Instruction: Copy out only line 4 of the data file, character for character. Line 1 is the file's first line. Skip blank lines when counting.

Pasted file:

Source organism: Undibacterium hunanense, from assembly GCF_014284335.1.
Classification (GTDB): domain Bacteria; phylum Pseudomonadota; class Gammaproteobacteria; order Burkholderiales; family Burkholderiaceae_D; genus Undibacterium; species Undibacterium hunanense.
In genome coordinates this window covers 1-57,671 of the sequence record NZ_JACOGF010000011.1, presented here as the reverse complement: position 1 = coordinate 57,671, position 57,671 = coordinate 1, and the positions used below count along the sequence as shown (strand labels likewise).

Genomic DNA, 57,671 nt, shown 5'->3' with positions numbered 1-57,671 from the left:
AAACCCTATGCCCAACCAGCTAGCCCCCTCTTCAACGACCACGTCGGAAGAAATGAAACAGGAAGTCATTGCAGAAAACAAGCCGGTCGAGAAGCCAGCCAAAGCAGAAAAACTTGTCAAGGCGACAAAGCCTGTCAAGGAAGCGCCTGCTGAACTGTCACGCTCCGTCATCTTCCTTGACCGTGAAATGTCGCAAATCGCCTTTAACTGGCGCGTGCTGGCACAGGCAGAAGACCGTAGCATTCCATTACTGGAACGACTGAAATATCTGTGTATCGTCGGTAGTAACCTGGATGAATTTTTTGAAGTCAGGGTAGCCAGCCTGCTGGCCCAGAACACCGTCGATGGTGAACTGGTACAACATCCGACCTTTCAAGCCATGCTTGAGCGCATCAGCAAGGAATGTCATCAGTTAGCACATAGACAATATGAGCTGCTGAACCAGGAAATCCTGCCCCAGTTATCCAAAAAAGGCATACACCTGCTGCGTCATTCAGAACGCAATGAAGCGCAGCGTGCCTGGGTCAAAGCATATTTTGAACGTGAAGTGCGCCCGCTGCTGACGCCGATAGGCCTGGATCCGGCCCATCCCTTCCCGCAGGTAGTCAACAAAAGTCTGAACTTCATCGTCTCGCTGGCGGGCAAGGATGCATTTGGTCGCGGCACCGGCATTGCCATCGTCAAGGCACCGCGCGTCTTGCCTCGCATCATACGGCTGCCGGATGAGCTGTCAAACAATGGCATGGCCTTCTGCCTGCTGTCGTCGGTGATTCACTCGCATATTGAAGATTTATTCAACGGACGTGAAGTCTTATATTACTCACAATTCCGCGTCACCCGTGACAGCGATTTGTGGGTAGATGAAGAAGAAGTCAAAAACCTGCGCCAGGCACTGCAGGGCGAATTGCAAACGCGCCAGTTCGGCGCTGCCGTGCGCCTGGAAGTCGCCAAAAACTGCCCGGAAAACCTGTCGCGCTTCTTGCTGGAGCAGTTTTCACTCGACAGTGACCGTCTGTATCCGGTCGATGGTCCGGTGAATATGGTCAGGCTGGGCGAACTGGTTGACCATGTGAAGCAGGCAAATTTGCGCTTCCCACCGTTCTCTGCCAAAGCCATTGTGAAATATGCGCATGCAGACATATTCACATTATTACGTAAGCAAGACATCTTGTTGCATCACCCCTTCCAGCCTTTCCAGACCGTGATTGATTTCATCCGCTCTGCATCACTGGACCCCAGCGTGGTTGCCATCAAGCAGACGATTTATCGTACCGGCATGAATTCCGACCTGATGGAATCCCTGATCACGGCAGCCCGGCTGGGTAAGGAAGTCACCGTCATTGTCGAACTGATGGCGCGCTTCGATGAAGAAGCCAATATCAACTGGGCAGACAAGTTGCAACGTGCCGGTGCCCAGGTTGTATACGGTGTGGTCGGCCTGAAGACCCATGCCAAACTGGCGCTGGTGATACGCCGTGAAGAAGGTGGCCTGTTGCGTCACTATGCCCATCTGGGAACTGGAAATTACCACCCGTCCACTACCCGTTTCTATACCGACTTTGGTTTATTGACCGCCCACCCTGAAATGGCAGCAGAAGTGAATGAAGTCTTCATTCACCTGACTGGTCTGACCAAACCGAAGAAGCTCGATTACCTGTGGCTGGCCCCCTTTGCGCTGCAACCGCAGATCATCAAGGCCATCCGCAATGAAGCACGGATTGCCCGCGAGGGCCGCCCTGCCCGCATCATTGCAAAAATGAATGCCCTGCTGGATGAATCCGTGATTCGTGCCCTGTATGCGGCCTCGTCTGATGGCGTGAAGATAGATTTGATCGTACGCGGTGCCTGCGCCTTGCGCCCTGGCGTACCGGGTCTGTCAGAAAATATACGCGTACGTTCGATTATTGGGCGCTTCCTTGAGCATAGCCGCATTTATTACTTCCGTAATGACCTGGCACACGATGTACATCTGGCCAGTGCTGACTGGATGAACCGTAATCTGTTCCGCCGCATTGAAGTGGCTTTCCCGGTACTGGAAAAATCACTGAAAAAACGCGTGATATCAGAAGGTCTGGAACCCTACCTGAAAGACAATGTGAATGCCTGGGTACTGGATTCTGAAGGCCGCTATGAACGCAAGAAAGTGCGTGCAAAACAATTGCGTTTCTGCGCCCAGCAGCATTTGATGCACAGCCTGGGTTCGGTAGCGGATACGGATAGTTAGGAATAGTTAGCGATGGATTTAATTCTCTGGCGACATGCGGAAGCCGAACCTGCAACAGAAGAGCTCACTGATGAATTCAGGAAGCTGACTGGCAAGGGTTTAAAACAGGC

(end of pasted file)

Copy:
Genomic DNA, 57,671 nt, shown 5'->3' with positions numbered 1-57,671 from the left: